This painting is in oil paint on an oak panel measuring 770 x 608 mm (fig.1). The panel is composed of three oak boards of unequal width, placed side by side and glued together at butt joins, which appear never to have needed repair (fig.2). The thickness of the individual planks varies; there are steps on the reverse at both joins (fig.3). Examination of the wood with dendrochronology revealed that the oak is of Eastern Baltic origin.1 The earliest probable felling date for the trees from which the boards were derived is 1599 with conjectural usage dates of 1599−1617.
The panel is bevelled on all four reverse edges. From the measurements of the bevels’ width it is possible that the upright edges have been trimmed slightly − perhaps by 2−3 mm on each side. When the front of the panel is viewed in raking light, horizontal tooling marks are visible beneath the paint, and the reverse bears the marks of an adze. The panel has suffered localised damage from woodworm in the past; if the adze marks are original, then this infestation occurred prior to the panel’s construction, as the adze marks cut through worm channels.
The ground is a single, off-white layer of marine chalk bound in glue, smoothly applied; its thin application allows the texture of the wood grain to be apparent beneath the paint. The ground is covered over by opaque, brownish grey priming, composed of lead white and black bound together in oil. Its brushy texture is visible beneath the paint in the sky and in cross-section (fig.4). A cross-section through the green foreground foliage at the bottom edge (fig.4), shows a line of black particles between the ground and the priming, perhaps indicating very rough drawing applied directly onto the ground; it would remain dimly discernible through the brushily applied priming. Although the priming was not left visible as a colour in the finished painting, its presence as a half-tone shadow can be seen here and there, for example in the sitter’s right hand (fig.5).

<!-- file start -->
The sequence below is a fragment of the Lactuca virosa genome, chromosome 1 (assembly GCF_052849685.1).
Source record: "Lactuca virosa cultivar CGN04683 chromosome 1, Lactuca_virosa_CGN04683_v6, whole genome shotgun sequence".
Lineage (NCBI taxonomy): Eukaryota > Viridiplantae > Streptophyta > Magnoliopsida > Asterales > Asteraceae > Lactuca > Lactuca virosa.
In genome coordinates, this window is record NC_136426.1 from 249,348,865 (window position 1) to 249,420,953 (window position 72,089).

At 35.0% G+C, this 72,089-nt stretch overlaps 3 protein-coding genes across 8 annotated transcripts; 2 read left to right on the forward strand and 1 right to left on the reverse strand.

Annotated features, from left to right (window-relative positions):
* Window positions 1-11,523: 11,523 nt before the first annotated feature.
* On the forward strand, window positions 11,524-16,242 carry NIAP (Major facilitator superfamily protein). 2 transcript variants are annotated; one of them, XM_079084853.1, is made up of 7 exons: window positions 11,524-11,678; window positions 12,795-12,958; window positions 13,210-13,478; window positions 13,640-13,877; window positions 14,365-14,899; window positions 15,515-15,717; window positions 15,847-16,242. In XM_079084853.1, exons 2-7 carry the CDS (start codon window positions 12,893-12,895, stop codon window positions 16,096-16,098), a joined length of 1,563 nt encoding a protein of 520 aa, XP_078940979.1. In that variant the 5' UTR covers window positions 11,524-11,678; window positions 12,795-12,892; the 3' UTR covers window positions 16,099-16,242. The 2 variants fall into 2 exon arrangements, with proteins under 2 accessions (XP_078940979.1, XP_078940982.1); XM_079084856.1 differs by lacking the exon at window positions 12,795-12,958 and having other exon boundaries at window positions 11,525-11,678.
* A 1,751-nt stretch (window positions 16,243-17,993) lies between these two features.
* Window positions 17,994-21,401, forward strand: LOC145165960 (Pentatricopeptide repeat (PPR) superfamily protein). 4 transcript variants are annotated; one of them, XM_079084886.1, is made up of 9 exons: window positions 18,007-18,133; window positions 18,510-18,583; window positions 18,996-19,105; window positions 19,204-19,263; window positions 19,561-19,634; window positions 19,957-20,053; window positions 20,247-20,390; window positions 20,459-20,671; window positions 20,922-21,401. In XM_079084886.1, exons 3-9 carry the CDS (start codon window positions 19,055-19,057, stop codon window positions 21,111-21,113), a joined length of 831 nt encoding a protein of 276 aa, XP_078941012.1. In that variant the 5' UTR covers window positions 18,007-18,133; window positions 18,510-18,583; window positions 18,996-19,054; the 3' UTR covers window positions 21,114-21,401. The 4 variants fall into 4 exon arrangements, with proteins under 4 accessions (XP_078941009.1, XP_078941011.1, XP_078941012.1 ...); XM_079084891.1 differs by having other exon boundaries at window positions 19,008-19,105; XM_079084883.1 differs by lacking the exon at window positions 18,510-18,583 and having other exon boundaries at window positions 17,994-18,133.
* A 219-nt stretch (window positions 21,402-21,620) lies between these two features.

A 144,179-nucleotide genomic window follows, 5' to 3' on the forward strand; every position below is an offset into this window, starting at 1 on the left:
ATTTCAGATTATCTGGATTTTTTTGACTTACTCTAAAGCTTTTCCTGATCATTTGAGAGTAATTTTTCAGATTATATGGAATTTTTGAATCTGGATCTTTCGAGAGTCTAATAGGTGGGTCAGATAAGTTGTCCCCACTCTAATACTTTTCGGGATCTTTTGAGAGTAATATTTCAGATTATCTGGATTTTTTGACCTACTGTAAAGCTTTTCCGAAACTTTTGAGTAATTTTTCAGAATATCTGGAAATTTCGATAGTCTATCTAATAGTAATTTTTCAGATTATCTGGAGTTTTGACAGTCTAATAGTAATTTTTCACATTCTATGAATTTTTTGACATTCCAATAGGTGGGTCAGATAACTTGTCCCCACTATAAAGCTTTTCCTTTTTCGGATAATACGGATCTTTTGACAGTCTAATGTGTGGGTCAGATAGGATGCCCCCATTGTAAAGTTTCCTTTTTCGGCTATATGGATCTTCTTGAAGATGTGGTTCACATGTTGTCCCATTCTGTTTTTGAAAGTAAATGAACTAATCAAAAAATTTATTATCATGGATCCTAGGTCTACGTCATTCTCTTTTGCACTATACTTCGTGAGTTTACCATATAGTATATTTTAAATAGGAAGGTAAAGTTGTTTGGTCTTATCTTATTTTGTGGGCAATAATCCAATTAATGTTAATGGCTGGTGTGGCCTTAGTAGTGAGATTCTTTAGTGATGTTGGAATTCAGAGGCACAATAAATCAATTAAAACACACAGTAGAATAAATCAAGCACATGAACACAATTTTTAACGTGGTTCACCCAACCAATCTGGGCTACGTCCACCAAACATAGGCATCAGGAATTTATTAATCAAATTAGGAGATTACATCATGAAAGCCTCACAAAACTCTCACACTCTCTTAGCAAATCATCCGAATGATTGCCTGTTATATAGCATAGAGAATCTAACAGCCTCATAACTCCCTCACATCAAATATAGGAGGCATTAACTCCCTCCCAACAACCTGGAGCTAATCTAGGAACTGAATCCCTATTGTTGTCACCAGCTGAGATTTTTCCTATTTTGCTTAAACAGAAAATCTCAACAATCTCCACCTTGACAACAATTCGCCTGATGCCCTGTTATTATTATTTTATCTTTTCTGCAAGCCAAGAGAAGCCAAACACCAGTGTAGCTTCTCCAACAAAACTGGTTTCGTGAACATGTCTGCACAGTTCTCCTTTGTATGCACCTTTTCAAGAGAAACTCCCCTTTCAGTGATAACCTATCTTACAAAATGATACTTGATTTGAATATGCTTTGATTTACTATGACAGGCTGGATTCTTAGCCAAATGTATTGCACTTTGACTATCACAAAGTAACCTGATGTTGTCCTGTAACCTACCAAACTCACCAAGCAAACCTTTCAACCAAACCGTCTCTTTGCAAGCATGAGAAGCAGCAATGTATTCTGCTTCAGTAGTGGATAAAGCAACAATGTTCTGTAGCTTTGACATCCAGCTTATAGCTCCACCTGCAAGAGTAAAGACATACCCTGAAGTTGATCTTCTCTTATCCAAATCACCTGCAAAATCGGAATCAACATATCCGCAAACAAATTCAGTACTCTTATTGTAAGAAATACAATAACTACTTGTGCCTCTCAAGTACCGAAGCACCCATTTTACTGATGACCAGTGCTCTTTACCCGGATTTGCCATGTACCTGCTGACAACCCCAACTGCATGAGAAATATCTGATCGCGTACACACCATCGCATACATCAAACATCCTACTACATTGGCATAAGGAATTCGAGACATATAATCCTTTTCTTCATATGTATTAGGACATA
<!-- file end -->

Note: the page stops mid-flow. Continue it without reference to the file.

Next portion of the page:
With close inspection and with infrared reflectography, fine, free-hand drawing lines are visible in and round the eyes, at the proper left eyebrow and in the nose and the mouth (figs.6–7).
In all these areas the proper left of the features has been adjusted from a slightly higher position further to the left. Stronger drawing lines clearly define the hands, fingers and the arms (figs.8–9). There are also strong, seemingly random lines within these areas that may indicate that folds of fabric were intended to cover parts of the flesh. There is no evidence of the underdrawing in red lake paint that appears to be present in the companion portrait by Peake of Lady Anne Pope (Tate T00068).
The painting is of very fine quality and displays evidence of careful planning. Reserves were created for the main elements of the composition, for example the mass of foliage next to the sky on the right, and there are very few alterations. Small elements, such as the pearl decorations, were applied on top of the black costume paint but more prominent items, such as the elaborate necklace, were given a reserve space within the flesh tone, as evident in the X-radiograph (fig.2). There are also some distinctive characteristics in the mixing of the colours. The whites of the eyes have what looks like blue azurite mixed plentifully with lead white to create the cool tone; the same blue pigment occurs with lead white, red lake, vermilion and black for the flesh tones (figs.10–11).2
It occurs also in some of the pearls (figs.12–15). Orpiment, realgar, yellow lake and chalk were used in mixtures for the gold mounts of the elaborate necklace (fig.16).
The sky is painted with smalt mixed with chalk, red lake and lead white, while the foliage was created from mixtures of azurite, smalt, lead tin yellow, black, lead white, chalk, vermilion, yellow lake, earth colours and Cologne earth. The black of the costume is made from bone black mixed with chalk, lead white, smalt and vermilion. The vermilion paint of the coral bracelet shows signs of deterioration and blackening of the surface under strong magnification, and there is a general presence of lead soap aggregates, which appear to originate in the priming, but otherwise the painting is in very good condition.
The painting was cleaned and restored in 1970. Its varnish is a modern synthetic resin.